A simple guide to AI, Machine Learning and Deep Learning… or
as simple as I can make it.
Before we become enslaved by our sentient robotic overlords, I thought I’d explain what Artificial Intelligence (AI), Machine Learning and Deep Learning are and how they impact on marketing and consumers.
Let start at the beginning; back in the 50’s we dreamt about robots making our tea (AI) and what we could do with our spare time, fuelled by the space race and science fiction it was a heady dream. Until that is the 80’s, where we started to ‘teach’ machines simple tasks (Machine Learning), the more times a machine completed a task the more it learnt and improved. We’ve now reached Deep Learning, where through the improvement of data storage, processing power and network speed algorithms can be used so that software can train itself through multiple iterations and vast amounts of data.
A simple summary of the three levels:
What is the impact?
True AI is still a dream, yes, we have robots that can run, win jeopardy but the amount of computing power required for the decision trees and the possibility of human brain is still a distance away.
Why is the term AI being banded around so much, why the hype?
Well ‘AI’ by its definition is the mimic of human behaviour. For example, Graymatter are a UK authorised partner of a software platform called Sentient Asend. Can it predict the future, NO, can it make toast, NO, but what it can do is replace a human behaviour called A/B testing; which if you are not familiar with is used for developing web sites and user journeys by testing version A with one headline and version B with a different headline and analysing at the results.
This used to be a lengthy process of creating two versions, getting customers to use them, then reviewing the results. Then having to test two new A/B’s based on the outcomes and so on until you have an optimised version. Using a tool to replace this human behaviour, Asend tests thousands of variations and combinations, measures the results and optimises it for you faster and with more combinations than any human could do in a given timeframe. Mimicking human behaviour this lives in the AI world. A simple add value – ‘do it faster that I can’ tool.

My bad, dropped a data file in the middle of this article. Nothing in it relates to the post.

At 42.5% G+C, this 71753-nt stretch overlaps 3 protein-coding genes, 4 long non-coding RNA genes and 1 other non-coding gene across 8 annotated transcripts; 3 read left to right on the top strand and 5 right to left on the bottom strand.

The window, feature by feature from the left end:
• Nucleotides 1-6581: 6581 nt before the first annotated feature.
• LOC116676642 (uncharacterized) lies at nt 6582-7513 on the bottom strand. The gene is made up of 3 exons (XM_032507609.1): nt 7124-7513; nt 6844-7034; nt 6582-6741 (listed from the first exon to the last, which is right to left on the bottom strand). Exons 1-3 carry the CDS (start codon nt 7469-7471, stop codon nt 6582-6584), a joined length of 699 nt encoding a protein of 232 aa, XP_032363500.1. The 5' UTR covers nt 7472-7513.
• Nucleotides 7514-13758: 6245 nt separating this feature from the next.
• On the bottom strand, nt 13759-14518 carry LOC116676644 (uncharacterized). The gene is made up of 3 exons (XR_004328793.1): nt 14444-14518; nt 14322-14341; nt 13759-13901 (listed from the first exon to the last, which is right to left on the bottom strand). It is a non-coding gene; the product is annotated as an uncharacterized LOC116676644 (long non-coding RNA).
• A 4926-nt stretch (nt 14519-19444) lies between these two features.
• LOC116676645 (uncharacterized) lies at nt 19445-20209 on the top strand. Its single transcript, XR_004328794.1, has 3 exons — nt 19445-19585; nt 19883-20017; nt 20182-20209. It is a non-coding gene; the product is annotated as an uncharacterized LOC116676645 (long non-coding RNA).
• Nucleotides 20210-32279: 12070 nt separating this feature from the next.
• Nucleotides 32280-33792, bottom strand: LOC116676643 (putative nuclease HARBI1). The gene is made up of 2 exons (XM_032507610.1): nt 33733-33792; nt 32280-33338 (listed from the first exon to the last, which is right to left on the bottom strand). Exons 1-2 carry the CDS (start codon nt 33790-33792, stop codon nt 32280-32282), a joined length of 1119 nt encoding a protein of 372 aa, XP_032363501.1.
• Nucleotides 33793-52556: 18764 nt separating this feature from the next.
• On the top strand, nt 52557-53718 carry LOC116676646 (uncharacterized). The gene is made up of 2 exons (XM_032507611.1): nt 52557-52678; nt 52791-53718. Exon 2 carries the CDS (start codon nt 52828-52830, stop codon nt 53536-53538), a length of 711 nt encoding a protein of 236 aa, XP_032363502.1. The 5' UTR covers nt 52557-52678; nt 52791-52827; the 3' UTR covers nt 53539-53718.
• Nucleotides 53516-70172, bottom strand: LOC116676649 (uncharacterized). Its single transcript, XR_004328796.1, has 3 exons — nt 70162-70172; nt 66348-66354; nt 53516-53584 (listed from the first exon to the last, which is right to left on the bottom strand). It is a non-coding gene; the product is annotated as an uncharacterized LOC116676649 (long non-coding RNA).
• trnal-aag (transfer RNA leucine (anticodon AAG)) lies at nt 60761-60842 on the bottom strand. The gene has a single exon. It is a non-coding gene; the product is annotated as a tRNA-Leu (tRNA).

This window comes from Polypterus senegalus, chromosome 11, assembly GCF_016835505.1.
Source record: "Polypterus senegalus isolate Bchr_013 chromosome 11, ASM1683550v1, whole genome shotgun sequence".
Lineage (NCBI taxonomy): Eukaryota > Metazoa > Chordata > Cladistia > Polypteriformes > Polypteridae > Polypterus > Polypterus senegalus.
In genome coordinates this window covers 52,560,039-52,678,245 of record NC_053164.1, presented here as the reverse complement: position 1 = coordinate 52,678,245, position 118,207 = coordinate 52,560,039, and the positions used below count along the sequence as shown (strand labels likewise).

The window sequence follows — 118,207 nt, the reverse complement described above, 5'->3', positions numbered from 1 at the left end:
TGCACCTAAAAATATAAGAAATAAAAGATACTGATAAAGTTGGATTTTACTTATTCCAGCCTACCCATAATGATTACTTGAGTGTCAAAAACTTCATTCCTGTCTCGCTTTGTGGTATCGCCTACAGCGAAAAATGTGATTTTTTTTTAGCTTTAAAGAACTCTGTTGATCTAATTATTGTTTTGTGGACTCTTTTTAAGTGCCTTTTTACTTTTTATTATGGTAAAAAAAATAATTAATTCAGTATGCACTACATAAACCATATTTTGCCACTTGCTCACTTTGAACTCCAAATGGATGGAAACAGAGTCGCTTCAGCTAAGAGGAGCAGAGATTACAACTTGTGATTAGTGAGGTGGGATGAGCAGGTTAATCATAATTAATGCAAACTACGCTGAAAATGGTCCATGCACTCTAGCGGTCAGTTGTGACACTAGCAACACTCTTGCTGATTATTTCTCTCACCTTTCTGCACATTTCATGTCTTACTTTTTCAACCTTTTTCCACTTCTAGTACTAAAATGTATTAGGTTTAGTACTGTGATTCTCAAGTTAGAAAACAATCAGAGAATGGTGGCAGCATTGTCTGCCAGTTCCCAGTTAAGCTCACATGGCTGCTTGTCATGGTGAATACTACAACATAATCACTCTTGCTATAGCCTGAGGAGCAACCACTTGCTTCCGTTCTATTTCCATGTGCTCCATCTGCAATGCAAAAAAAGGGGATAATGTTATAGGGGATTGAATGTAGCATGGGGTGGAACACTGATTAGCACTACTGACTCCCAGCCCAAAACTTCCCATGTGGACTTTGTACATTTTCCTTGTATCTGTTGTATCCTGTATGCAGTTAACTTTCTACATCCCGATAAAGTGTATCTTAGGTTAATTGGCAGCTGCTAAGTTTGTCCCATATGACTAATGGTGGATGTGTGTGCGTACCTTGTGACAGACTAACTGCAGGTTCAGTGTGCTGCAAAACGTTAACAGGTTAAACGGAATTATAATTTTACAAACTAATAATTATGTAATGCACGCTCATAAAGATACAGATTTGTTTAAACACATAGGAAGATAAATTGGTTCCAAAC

How is that different from Machine Learning? Machine Learning is formed from experience…
In the example above a machine matches using its learning tags to create a best guess based on the data it has, if this is correct, the bridge with sunset may become another tag.
Deep Learning, is a subset of Machine Learning with hidden layers (Neural networks) the software can train itself to understand its outputs but it also uses huge amounts of data.
Here is a simple example of a Deep Learning view:
Simple, right? No… here is an image of what a self-driving car sees whilst moving, learning constantly, the processing power required is immense.
So what do we use all this tech for? Imagine Deep Learning reviewing MRI scans or mammograms, the volume it could get through and the accuracy, or teaching children, learning and improving as it goes.
What is the impact on marketing of AI, Machine and Deep Learning?
- Tasks are delivered faster and with more accuracy: A/B testing, journey mapping behavioural analysis
- Content: understanding the best content for the desired outcome
- Virtual assistants: Voice and video based assistants
- SEO: self-optimisation based on the search algorithms and customer behaviour
- Campaigns: Optimisation and prediction also tie in the smart content and it’s a game changer
What’s in store for us next? Tasks that a machine can do faster and better – brilliant! Embrace it and it will deliver a great ROI. Going all the way to driverless cars?
Finishing with a quote from Jason Pontin, MIT Technology Reviews editor-in-chief who states that:
Humans understand the tremendous potential in "embracing machines that are smart and powerful enough to become part of who we are." However, Pontin goes on to state that you must be aware of what's wanted from these smart machines, as "they are not solely loyal to our interests.”
Are we back to the beginning, awaiting the rise of the machines? No, although we are still far from that kind of computing power (Ubers flying taxi’s and computers that express art are a long way off) we can use AI to do things faster, better and more accurately today.
Gavin W H Anderson
Head of Strategy